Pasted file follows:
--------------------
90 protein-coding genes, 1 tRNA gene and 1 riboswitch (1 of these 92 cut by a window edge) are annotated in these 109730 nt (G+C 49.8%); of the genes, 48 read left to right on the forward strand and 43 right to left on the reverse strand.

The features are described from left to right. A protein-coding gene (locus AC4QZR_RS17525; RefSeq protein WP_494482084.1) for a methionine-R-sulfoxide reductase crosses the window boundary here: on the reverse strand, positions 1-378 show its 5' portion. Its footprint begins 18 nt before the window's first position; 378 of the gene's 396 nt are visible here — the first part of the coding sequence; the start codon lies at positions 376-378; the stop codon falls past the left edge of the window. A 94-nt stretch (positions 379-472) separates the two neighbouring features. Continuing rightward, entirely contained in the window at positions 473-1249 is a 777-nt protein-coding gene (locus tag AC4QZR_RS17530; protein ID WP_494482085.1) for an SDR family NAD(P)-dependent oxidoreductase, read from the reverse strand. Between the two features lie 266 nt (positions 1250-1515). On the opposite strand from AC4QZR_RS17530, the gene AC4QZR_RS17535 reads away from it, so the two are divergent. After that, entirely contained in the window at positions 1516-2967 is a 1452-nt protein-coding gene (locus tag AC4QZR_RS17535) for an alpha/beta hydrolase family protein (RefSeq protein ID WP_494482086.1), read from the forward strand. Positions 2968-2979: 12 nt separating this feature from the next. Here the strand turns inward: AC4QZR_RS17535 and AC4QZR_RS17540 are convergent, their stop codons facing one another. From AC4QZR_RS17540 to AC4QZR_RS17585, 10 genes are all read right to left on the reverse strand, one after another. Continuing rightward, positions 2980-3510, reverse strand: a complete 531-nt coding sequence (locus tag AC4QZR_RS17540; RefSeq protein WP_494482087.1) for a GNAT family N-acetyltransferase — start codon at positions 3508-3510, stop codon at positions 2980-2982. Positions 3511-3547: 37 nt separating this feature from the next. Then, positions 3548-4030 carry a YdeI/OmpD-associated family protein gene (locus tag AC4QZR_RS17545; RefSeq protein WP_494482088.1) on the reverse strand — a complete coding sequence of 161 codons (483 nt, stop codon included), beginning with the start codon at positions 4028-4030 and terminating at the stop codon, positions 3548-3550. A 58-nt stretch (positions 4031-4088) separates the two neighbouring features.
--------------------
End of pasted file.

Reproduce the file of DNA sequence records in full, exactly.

90 protein-coding genes, 1 tRNA gene and 1 riboswitch (1 of these 92 cut by a window edge) are annotated in these 109730 nt (G+C 49.8%); of the genes, 48 read left to right on the forward strand and 43 right to left on the reverse strand.

The features are described from left to right. A protein-coding gene (locus AC4QZR_RS17525; RefSeq protein WP_494482084.1) for a methionine-R-sulfoxide reductase crosses the window boundary here: on the reverse strand, positions 1-378 show its 5' portion. Its footprint begins 18 nt before the window's first position; 378 of the gene's 396 nt are visible here — the first part of the coding sequence; the start codon lies at positions 376-378; the stop codon falls past the left edge of the window. A 94-nt stretch (positions 379-472) separates the two neighbouring features. Continuing rightward, entirely contained in the window at positions 473-1249 is a 777-nt protein-coding gene (locus tag AC4QZR_RS17530; protein ID WP_494482085.1) for an SDR family NAD(P)-dependent oxidoreductase, read from the reverse strand. Between the two features lie 266 nt (positions 1250-1515). On the opposite strand from AC4QZR_RS17530, the gene AC4QZR_RS17535 reads away from it, so the two are divergent. After that, entirely contained in the window at positions 1516-2967 is a 1452-nt protein-coding gene (locus tag AC4QZR_RS17535) for an alpha/beta hydrolase family protein (RefSeq protein ID WP_494482086.1), read from the forward strand. Positions 2968-2979: 12 nt separating this feature from the next. Here the strand turns inward: AC4QZR_RS17535 and AC4QZR_RS17540 are convergent, their stop codons facing one another. From AC4QZR_RS17540 to AC4QZR_RS17585, 10 genes are all read right to left on the reverse strand, one after another. Continuing rightward, positions 2980-3510, reverse strand: a complete 531-nt coding sequence (locus tag AC4QZR_RS17540; RefSeq protein WP_494482087.1) for a GNAT family N-acetyltransferase — start codon at positions 3508-3510, stop codon at positions 2980-2982. Positions 3511-3547: 37 nt separating this feature from the next. Then, positions 3548-4030 carry a YdeI/OmpD-associated family protein gene (locus tag AC4QZR_RS17545; RefSeq protein WP_494482088.1) on the reverse strand — a complete coding sequence of 161 codons (483 nt, stop codon included), beginning with the start codon at positions 4028-4030 and terminating at the stop codon, positions 3548-3550. A 58-nt stretch (positions 4031-4088) separates the two neighbouring features.